by Christine Dorudian

It was almost two years since Velma’s death when I saw her in Mexico. Her premature gray hair had become a chic, ash blond bob. Her white Colorado skin was bronzed to a healthy glow. Not what I was expecting after her cremation. I hid beneath my wide brimmed hat and pretended to be heavily interested in my novel. Her transformation was extraordinary. The meek, demure mother-wife had metamorphosized into another confident person all together. Her former self a double negative.
I listened as she walked by holding hands with an equally bronzed man. I expected to hear her soft, haltingly shy speech speckled with remnants of her early childhood Minnesota accent. What I heard was a Spanish I could hardly keep up with. Nothing like the beginning Spanish class that she worked so hard for a passing grade in.
I thought back to our college years together. My major was education, Velma’s as I recall was Meso-American studies. Our joke was that I’d have a job and probably money for a small condo while she continued her pursuit of a PhD in Meso-American studies.
Velma met Bob during our senior year at Colorado State. He was two years older and pursuing his graduate degree in Information Systems. They married shortly after graduation and within a year were the elated parents of twin baby boys. Andrew and Miles grew up in a home as loving and stable as mine had been dysfunctional and void of affection.
We grew apart, not surprisingly. I was bogged down with the demands of teaching middle school English, being the union rep for our site, plus every other committee the school couldn’t find a chair for. David and I had been together for years and we had no desire to marry, have children, or change our relationship. It worked extremely well for us.
Velma on the other hand was a stay at home mom, busy with mommy and me get-togethers, and other kid-centric activities. We’d catch up over occasional phone calls, or lengthy Christmas cards. If I hadn’t known Velma so well, I’d have thought she was bragging about the year in detail. The photos always showed Bob with a huge smile, Velma starring shyly at the camera, and the twins in a variety of poses.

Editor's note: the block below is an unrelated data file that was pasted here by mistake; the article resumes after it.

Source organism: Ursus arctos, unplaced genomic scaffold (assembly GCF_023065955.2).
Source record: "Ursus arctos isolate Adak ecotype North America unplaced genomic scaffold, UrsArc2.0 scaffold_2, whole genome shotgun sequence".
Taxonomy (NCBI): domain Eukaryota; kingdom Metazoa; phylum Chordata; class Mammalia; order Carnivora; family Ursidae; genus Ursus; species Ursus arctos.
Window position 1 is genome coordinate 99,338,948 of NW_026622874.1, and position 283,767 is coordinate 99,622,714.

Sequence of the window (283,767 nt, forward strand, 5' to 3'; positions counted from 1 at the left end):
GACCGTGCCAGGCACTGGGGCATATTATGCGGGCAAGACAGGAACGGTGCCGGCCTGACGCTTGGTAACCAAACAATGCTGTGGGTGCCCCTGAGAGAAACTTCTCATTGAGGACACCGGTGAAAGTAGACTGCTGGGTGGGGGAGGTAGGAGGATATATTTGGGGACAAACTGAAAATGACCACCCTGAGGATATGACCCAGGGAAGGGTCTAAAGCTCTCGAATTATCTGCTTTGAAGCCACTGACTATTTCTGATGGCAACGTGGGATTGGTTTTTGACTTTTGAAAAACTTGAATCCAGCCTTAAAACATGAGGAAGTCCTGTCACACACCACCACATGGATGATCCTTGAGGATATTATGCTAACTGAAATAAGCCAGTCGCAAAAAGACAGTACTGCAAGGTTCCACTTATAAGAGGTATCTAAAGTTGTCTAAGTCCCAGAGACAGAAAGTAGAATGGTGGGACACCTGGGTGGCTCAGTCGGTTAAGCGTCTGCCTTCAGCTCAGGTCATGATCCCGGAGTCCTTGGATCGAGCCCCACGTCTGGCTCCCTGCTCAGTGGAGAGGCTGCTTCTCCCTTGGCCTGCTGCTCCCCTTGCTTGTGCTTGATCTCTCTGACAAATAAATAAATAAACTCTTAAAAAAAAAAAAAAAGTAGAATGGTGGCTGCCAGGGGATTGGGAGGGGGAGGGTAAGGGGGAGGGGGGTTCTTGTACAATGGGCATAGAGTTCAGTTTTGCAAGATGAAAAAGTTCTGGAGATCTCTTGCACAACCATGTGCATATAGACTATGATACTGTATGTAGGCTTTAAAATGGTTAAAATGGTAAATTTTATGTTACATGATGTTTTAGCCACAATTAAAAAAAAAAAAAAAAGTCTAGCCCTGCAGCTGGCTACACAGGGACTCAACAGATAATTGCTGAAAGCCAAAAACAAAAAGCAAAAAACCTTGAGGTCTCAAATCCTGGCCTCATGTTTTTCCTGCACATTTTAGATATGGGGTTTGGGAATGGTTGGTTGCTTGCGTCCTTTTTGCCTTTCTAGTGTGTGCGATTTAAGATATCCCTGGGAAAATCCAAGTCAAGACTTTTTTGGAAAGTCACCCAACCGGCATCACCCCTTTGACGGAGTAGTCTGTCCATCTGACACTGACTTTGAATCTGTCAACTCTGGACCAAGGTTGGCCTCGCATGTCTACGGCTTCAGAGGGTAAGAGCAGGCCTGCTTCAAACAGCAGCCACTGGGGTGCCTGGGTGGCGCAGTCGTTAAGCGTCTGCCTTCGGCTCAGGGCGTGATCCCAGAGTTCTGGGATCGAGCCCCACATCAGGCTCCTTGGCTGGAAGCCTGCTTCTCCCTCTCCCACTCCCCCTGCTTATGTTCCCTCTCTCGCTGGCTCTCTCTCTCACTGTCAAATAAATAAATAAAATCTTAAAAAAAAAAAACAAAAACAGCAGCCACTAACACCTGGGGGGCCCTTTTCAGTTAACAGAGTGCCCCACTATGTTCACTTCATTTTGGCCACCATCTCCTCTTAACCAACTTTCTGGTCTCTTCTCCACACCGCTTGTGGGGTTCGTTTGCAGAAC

My card to Velma would have pictures of David and I, and our various menagerie over the years. Sometimes it would be a collage of hiking trips to Yosemite or some exotic locale we had budgeted on. One of the last Christmas cards I received from her came with two pictures. One of the twins as freshmen in college, at the same university of course. And another of Bob and her together. Velma looked noticeably thinner, probably happy that she had finally lost the fifteen pounds that each of us had gained in college.
The following year came a card with The Johnston Family address label. It was much too soon for a Christmas card. I opened it and found a note signed by Bob.
Dear Ann,
I hope that this letter finds you and David happy and well. I have some terrible news to tell you about Velma. In August she was diagnosed with Stage 4 Lymphoma. She died peacefully three months later, thank God without pain. I’m sorry I didn’t notify you sooner. The boys and I  honestly are just coming out of shock. We had the services already, she had requested cremation. It has all been so sudden and surreal that words escape me. Please feel free to call me to explain things.
Best regards,
I called right after receiving the card and was filled in on all the sad details. That summer David and I were traveling through Boulder and arranged a time with Bob that we could get together with him and the boys who were home from college.
Close to two years after that in Baja is when I spotted Velma. I’m not sure she recognized me, but I’m pretty sure she did. She lowered her head instinctively and I kept my mouth shut and my head down. I’m not sure why or how she did what she did. Somehow, I think she must have had a good reason.

© 2019 Helen: a literary magazine